These types of violations aren't considered technical in nature and often will result in enforcement action or, at the least, considerable oversight and regulator involvement moving forward. If an enforcement action is filed, it almost certainly will include a demand for restitution to individual consumers as well as fines.

There also is a category of violations that state regulators consider the most serious. These violations involve fraud or other misconduct on the part of loan originators and include:

  • Stated-income fraud;
  • Occupancy falsification; and
  • Document falsification.

These types of violations are particularly problematic for principals and designated brokers in larger companies as they may face individual liability despite a lack of knowledge or involvement in individual originators' misconduct. Moreover, such violations will more likely lead to enforcement actions and bans from future industry participation. Often, examiners will raise these issues during the examination process, at which point there will be immediate investigation into the individual and whether fraud occurred.

Punishment and settlement

If examiners find violations, whether substantive or technical, they have a wide range of discretion with respect to how to proceed. Unfortunately, because examiners and state agencies differ, there's no way to predict the next steps. Post-audit responses typically range from providing an opportunity to cure deficiencies to initiating administrative proceedings.

In the event that a regulator doesn't follow up after an examination, don't assume everything is fine. The onus is on brokers to ensure everything has been resolved to the satisfaction of the state agency.

Examination findings may lead to enforcement actions. If an enforcement action is based on a field examination, an examination report more than likely has been produced. Due process should, but doesn't always, require the production of the report and an opportunity for the licensee to respond to the findings.

Regulators are authorized to revoke and suspend companies' and individuals' licenses. They also can impose investigative and examination costs; restitution they believe is due consumers; and fines to deter future misconduct. Enforcement related to the most-serious violations almost always will include the following:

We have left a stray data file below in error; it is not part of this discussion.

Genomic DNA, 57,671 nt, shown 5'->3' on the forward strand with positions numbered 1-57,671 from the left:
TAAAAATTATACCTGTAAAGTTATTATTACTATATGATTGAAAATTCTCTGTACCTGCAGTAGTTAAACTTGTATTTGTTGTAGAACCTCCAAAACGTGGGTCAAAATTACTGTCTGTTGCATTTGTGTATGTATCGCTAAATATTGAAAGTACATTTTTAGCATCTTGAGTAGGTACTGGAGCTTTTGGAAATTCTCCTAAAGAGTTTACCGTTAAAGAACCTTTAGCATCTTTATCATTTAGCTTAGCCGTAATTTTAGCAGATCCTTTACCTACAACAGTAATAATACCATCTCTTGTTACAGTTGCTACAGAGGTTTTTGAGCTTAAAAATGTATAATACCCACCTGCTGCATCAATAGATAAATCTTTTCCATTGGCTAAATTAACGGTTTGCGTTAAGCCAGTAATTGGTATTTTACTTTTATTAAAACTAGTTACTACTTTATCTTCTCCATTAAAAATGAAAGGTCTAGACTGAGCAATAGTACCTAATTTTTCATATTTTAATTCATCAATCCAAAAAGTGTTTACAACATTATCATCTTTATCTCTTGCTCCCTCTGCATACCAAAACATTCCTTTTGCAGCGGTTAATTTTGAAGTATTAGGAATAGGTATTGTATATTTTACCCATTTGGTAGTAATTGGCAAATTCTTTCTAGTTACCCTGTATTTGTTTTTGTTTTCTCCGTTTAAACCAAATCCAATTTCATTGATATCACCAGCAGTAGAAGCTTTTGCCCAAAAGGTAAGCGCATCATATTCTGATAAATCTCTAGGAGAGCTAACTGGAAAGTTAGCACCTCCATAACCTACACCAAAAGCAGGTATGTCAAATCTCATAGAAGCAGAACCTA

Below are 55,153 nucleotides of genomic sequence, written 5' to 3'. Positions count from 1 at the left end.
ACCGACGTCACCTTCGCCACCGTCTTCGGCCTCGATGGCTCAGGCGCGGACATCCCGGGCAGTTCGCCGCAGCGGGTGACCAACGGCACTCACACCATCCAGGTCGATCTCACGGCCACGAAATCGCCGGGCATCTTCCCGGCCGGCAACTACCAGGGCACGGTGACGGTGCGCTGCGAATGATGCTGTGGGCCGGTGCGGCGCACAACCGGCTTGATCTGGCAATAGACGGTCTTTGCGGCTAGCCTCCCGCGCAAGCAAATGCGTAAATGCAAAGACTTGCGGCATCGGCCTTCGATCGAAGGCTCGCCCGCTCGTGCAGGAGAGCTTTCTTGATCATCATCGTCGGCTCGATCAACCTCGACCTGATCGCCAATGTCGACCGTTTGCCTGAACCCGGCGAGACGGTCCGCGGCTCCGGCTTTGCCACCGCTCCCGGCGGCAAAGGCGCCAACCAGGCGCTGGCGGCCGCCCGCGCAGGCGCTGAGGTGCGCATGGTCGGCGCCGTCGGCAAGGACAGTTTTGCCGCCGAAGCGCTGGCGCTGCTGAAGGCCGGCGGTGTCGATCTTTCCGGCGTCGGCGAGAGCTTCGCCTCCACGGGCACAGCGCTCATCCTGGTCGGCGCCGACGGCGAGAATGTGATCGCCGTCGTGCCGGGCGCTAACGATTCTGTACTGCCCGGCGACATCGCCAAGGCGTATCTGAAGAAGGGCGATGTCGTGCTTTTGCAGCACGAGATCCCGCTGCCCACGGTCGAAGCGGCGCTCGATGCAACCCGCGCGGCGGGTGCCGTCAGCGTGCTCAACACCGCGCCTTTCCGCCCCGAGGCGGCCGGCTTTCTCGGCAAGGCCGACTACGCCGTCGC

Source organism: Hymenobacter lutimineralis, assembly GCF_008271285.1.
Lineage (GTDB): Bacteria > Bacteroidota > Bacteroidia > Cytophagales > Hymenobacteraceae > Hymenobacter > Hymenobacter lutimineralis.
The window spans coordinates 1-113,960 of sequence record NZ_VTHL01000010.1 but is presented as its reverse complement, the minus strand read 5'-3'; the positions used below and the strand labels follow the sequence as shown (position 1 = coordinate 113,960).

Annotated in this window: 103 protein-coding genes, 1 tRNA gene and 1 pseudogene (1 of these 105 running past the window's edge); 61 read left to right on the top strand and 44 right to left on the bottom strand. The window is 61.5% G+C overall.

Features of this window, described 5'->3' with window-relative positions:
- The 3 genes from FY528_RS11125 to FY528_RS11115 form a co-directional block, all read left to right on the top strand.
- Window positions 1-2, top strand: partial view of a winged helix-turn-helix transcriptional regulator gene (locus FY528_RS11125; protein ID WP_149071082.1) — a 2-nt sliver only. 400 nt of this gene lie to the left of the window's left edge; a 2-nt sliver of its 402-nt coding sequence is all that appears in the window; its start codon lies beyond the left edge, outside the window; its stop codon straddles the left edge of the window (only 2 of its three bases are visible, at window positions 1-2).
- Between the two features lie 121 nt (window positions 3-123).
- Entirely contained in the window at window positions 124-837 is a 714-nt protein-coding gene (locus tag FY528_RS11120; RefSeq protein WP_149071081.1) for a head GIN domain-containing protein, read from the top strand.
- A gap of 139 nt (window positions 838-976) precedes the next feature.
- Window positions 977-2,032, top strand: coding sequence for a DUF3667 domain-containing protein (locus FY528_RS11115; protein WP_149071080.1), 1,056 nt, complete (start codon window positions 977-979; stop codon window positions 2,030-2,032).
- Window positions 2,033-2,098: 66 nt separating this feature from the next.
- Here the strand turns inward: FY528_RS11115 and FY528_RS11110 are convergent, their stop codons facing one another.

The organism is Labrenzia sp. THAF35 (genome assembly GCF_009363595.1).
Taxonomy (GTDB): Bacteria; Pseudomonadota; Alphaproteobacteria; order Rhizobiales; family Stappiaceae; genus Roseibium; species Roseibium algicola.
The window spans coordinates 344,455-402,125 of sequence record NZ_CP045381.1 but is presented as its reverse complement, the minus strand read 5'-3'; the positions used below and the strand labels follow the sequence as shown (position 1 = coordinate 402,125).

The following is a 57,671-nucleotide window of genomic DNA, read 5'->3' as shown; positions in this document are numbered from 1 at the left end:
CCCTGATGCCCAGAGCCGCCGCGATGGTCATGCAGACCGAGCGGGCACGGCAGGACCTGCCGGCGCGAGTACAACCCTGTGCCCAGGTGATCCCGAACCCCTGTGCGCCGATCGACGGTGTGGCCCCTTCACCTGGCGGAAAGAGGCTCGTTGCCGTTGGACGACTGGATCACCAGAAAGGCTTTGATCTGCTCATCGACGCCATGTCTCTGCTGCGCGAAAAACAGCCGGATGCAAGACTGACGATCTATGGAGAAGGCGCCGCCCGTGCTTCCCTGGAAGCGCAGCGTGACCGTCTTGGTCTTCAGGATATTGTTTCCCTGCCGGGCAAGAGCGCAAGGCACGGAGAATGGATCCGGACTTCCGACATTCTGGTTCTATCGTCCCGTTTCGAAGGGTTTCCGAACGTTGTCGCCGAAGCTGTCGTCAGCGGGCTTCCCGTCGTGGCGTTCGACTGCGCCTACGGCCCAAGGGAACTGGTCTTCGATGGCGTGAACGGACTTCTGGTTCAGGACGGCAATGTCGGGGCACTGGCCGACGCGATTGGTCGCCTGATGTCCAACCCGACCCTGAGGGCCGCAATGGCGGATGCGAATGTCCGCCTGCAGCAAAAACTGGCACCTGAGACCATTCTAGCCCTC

• License revocation
  • Prohibition from future industry participation
  • Imposition of a fine
  • Restitution to consumers
  • Collection of investigation fees

Once an enforcement action is initiated, pay close attention to deadlines. In Washington state, for example, brokers have 20 days from receipt of a statement of charges to request an administrative hearing. Deadlines are critical and often provide a small window of time to find a qualified attorney.

The next step includes determining the strength of the regulator's allegations, which will inform a settlement position. Having a qualified attorney is indispensible at this point as determinations must be made as to the facts and law.

The most efficient and only way to resolve regulator enforcement actions is frequently through settlement. Settlements with state regulators vary greatly depending on the case and the nature and number of allegations. In some cases, however, there may be a basis for challenging either factual allegations or the regulator's conclusions of law, in which case an administrative hearing could make sense.

•  •  •

Simply closing your doors won't make the problem go away, and inadequate responses can result in steep liability. Knowing the facts and applying the law should go a long way in achieving a satisfactory settlement. Moreover, understanding how to deal with examinations from their outset can help brokers avoid enforcement altogether.